A cross-cultural communications challenge
Print media is still the major source of detailed information in Hungary, Poland, Czech Republic, Slovakia and Slovenia, though radio and TV are also important. Tabloids and boulevard publications are prevalent but the quality titles are catching up. While some print publications are in foreign hands, broadcast and newswires are generally state controlled. The significance of the internet varies across the region, but penetration rates are generally below those in western Europe, except in Slovenia.
The media landscape is not highly developed, with boulevard newspapers and broadcast the most important channels. This is partly because of the monopoly power of more than 20 local dailies. Metro (Swedish Modern Times Group) with 340,000 free copies and the tabloid Blikk (Swiss-based Ringier) with 250,000 paid-for copies have the highest circulations. Among quality daily newspapers, Népszabadság (Ringier) has managed to preserve its market leader position (200,000) ahead of Hungarian-owned Magyar Nemzet (70,000). The important business papers include the daily Napi Gazdaság (20,000) and weekly Heti Világgazdaság (140,000). Internet penetration at 39 per cent is below the regional average.
The arrival of international players has modernized the media, boosting quality journalism. The country’s print press landscape is widely diversified thanks to the 90 per cent of Poles who read dailies and periodicals. The market is dominated by foreign companies such as Norwegian Orkla Media Group and German publishers including H Bauer, Verlagsgruppe Passau and Axel Springer. The most important domestic competitor is Agora. Its Gazeta Wyborcza, launched in 1989, was the first independent newspaper in post-communist Poland. Gazeta Wyborcza (420,000) was the biggest daily seller until Fakt (500,000), owned by Axel Springer, took the lead. Important business newspapers are Puls Biznesu (20,000) and Parkiet (10,000). New media usage is above average for the region.
Nine national dailies account for two-thirds of the newspaper market, with local and regional dailies responsible for most of the rest. Newspaper and magazine publishers, apart from the leftist daily Právo (200,000) and the communist daily Haló noviny (50,000), are owned by foreign companies. Finnish Sanoma Magazines International (SMI) has a strong position in women’s and lifestyle magazines and Swiss publisher Ringier is active with the daily tabloid Blesk (circulation 500,000) and with magazines. Most of the 80 or so regional and local papers are published by Vltava-Labe-Press (VLP), owned by Germany’s Verlagsgruppe Passau and its company POL-Print Medien. Daily Hospodárske Noviny (70,000) and the weekly Ekonom (30,000), both published by Economia (owned by German Handelsblatt), have the largest share of business readers. Affinity with communications technology is high.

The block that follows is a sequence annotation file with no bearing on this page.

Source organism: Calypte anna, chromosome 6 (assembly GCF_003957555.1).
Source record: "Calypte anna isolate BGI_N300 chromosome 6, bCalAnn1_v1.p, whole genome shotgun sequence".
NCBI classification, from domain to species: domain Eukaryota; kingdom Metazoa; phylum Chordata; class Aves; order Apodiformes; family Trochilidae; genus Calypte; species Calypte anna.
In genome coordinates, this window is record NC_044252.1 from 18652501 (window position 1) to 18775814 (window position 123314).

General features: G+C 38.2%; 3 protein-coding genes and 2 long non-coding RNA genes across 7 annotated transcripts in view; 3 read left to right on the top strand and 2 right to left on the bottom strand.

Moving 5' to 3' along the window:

The most popular daily newspaper is the tabloid Nový as (190,000) owned by Ringier. The leading opinion-making daily newspaper is SME (80,000) and around nine national or multi-regional independent papers share the rest of the market. The two most successful magazine and journal publishers are Ringier (with a 60 per cent market share) and the locally owned Spolonos’ 7 Plus. Some specialist magazines and journals are published by Dow Jones/Handelsblatt. The most popular weekly magazine is Plus 7 dní, followed by Bájená žena and Markíza. The Slovakian edition of the newspaper Hospodárske Noviny (20,000) and the magazine Trend (20,000) are the most widespread sources of business information. New media usage is at western levels.
Notwithstanding the country’s technology bias and international pressure to improve the freedom of the press, the media remains underdeveloped. There are eight daily newspapers comprising paid-for circulation of approximately 263,000 copies. The two top dailies are the broadsheet Delo (70,000) and tabloid Slovenske novice (90,000), both owned by Delo. They account for more than 50 per cent of the market. Two other quality dailies, Dnevnik in the capital Ljubljana and Veer in Maribor, are both regional and each control about 20 per cent of the market. Foreign media only arrived about 10 years after the fall of the Berlin Wall. Today they include Bonnier and Dagens Industri (both Sweden), Styria Verlag, Leykam (Austria) and Burda (Germany). The business newspaper is Finance, with a circulation of about 15,000. The country’s internet penetration at 68 per cent is the biggest in CEE and even exceeds Austria and Germany.
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